|Commander / EDH||Legal|
Printings View all
|Masters Edition IV (ME4)||Rare|
|Fifth Edition (5ED)||Rare|
|Fourth Edition (4ED)||Rare|
|Revised Edition (3ED)||Rare|
|Arabian Nights (ARN)||Uncommon|
Combos Browse all
Eye for an Eye
The next time a source of your choice would deal damage to you this turn, instead that source deals that much damage to you and Eye for an Eye deals that much damage to that source's controller.
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Eye for an Eye Discussion
9 months ago
Maybe for board wipes instead of using day of judgement using Divine Reckoning, Cataclysmic Gearhulk, and/or Tragic Arrogance. Also this is the first deck I have seen with blue that doesn't have Cyclonic Rift as a one sided board wipe.
I like city of brass, but as your budget increases consider a Mana Confluence to replace it or along side it?
9 months ago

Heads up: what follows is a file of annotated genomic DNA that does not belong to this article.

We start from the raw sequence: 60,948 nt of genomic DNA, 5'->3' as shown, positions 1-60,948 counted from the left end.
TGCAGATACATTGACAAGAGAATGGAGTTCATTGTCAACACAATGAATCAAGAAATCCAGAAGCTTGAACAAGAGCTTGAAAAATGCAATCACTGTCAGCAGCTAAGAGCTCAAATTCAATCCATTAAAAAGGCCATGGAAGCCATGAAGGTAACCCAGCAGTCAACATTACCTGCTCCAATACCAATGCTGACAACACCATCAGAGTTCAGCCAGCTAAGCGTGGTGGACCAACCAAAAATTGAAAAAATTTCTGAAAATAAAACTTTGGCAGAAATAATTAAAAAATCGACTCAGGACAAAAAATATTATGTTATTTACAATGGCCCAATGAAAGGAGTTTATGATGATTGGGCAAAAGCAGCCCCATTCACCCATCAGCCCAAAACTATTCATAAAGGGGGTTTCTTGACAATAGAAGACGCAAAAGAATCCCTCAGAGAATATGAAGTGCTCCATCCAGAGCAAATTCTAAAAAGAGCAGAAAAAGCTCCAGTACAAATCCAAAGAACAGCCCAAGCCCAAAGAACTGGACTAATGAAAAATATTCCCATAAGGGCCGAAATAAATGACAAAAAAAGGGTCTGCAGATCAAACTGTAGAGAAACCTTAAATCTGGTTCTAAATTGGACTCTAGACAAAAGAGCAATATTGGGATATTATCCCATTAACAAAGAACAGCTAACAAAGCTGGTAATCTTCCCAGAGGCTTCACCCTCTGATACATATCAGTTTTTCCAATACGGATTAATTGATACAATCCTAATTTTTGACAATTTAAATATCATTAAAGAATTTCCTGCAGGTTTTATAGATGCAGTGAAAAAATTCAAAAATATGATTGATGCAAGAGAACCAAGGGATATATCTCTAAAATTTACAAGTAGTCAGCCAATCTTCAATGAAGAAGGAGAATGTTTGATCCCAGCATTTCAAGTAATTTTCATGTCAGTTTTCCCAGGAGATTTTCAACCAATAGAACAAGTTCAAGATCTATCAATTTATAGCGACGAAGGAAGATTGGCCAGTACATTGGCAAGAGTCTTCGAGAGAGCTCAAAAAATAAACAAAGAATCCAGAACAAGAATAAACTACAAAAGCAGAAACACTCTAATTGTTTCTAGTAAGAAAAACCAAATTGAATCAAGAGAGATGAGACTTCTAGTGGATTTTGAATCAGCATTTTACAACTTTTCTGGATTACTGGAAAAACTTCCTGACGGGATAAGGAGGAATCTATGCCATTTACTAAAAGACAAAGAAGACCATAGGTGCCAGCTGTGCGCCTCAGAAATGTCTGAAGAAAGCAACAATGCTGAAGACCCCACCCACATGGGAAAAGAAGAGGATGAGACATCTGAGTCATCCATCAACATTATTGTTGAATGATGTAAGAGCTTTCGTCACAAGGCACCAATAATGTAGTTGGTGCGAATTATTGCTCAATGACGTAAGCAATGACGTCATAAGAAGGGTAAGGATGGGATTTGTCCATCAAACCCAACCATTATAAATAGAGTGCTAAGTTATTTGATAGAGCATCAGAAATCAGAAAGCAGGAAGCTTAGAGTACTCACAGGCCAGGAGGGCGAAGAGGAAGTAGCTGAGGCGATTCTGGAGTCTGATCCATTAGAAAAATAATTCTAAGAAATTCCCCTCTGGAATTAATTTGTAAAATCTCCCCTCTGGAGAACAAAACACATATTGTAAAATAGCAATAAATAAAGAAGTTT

Ok, all. I am an idiot. I had a realization in play yesterday that should have been obvious, but I had missed it. Ayli, Eternal Pilgrim was meant to be both Rattle Snake and spot removal, but the deck was not built around it, so she never got going. I focused on the spot removal, and when she was removed from the deck, I replaced it with repeatable creature spot removal, thinking that would at least come close to replacing the value of Ayli, Eternal Pilgrim. What I didn't fully grasp was that the weakness of slow speed of the removal, along with the durability of the removal was the problem, and that Assassins would never be able to make up for this. I was sitting on one of the best removal spells that are available in Queen Marchesa's colors, and I recognized this at least enough to put it into a sideboard slot because I just couldn't cut it all the way. I think I should just put the good spot removal back in, and skip all this getting fancy with creatures for removal BS. Since my Rattle Snake and Pillow Fort defense is already very strong, I am not sure why I am worrying about it so much, especially since I keep strengthening it with the most subtle of subtle Pillow Fort cards like Duelist's Heritage, Slayers' Stronghold, and Key to the City.